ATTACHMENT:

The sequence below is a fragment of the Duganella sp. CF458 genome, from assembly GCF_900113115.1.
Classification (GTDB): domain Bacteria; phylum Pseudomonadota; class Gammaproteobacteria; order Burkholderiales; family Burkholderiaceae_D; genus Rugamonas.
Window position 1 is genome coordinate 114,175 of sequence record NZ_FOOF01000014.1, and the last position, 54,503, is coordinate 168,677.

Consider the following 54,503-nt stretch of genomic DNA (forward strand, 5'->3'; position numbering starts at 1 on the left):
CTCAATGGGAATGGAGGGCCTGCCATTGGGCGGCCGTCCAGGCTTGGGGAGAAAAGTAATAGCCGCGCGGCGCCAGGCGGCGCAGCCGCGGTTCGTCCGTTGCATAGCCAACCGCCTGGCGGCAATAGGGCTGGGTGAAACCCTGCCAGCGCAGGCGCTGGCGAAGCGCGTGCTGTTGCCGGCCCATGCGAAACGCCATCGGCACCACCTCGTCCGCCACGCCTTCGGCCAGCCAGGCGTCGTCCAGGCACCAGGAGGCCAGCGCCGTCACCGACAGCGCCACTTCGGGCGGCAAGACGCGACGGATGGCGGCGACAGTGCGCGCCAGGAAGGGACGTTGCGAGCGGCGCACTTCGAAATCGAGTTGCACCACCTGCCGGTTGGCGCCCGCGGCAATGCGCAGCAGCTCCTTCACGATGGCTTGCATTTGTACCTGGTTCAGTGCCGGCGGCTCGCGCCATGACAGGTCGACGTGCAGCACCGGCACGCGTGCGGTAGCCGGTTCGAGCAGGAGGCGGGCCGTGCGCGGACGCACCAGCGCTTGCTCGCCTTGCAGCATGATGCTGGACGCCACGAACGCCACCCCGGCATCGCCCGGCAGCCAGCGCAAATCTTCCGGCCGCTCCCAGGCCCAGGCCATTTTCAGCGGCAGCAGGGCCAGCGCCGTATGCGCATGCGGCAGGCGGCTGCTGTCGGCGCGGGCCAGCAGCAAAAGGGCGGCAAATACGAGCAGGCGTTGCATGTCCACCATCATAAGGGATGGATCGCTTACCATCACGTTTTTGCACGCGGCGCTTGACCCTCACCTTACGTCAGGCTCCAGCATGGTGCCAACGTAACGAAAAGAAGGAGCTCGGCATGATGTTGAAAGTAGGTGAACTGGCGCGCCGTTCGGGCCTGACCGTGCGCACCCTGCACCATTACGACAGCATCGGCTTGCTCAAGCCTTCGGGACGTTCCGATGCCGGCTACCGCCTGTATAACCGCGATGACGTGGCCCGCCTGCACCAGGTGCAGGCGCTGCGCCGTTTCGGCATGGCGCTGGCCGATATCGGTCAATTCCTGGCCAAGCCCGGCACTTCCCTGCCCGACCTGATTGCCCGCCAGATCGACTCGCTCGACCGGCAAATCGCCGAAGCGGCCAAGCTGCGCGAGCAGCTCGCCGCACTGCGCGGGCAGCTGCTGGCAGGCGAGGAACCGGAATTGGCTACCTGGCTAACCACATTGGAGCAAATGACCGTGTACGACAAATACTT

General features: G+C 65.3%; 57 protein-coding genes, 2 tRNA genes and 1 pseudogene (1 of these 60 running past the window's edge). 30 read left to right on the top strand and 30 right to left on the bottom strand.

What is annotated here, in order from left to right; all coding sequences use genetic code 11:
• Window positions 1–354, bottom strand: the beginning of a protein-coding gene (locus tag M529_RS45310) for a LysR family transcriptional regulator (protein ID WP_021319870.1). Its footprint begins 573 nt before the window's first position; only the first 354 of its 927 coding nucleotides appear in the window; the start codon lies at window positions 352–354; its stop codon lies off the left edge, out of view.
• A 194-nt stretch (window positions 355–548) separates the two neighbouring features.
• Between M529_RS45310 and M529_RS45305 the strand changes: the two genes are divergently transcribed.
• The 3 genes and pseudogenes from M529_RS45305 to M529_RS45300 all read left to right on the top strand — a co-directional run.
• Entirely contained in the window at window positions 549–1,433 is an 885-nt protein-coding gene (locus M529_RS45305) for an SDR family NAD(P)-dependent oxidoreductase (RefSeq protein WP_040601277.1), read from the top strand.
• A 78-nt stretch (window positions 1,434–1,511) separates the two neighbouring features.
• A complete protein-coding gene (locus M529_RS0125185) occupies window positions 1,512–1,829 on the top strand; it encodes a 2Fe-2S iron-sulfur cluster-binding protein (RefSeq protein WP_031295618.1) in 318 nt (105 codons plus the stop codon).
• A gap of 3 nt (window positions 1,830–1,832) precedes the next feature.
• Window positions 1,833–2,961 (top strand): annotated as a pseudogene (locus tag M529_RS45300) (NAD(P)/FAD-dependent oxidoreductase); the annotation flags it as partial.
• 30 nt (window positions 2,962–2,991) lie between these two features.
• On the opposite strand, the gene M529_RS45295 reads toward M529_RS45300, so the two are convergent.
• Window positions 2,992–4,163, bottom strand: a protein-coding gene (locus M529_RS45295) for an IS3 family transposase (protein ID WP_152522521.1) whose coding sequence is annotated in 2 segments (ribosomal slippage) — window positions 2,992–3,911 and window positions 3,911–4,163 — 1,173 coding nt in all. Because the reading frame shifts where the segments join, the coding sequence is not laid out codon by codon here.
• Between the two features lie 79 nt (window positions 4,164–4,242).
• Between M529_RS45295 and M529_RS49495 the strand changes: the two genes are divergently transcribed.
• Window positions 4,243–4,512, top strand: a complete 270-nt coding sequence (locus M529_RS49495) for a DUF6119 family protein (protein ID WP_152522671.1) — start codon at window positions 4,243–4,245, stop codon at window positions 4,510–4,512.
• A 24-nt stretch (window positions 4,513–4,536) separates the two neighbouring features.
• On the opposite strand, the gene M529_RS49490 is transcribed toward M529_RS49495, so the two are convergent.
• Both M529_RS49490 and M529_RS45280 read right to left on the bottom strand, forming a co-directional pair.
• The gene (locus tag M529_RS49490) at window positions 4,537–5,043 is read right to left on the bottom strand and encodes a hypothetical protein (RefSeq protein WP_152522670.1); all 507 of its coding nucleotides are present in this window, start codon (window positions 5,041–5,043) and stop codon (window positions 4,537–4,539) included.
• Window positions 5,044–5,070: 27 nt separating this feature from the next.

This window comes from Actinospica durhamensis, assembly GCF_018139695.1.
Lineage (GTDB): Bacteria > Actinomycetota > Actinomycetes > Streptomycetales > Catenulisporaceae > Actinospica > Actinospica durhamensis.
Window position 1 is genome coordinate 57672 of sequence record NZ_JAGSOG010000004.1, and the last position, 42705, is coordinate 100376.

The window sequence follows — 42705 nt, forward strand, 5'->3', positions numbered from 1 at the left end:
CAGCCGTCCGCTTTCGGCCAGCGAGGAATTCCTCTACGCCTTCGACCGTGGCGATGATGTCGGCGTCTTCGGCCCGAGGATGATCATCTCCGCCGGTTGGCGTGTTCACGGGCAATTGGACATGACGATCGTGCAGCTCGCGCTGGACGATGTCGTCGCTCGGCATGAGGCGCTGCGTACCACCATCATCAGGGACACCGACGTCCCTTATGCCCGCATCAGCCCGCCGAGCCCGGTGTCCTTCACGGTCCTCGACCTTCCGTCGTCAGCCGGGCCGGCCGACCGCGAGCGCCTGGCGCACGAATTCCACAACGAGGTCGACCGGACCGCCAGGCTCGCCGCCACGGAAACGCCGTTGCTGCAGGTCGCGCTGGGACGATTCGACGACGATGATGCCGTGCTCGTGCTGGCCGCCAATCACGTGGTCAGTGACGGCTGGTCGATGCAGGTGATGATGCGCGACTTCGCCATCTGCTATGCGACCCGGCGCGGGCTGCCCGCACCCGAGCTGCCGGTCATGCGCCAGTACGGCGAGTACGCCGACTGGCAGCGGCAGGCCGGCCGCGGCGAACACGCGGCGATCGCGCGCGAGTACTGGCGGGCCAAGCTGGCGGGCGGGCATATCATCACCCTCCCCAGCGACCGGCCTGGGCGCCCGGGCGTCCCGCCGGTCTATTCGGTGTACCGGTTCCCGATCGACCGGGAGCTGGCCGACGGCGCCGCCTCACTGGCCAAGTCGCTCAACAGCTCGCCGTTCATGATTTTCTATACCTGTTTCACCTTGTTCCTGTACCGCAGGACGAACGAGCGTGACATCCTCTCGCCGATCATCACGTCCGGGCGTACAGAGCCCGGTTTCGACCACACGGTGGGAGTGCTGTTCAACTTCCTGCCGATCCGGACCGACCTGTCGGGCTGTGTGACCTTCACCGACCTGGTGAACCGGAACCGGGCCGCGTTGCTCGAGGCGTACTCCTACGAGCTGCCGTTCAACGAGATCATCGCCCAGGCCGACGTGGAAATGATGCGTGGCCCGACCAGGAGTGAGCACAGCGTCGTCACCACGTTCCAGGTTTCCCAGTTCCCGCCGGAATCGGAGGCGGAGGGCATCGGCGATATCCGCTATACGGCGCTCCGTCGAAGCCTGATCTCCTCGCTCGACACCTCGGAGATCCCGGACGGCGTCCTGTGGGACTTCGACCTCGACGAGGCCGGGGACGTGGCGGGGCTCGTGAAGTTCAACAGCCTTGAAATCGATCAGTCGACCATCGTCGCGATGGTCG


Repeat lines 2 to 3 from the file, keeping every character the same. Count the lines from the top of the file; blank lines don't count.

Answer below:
Classification (GTDB): domain Bacteria; phylum Pseudomonadota; class Gammaproteobacteria; order Burkholderiales; family Burkholderiaceae_D; genus Rugamonas.
Window position 1 is genome coordinate 114,175 of sequence record NZ_FOOF01000014.1, and the last position, 54,503, is coordinate 168,677.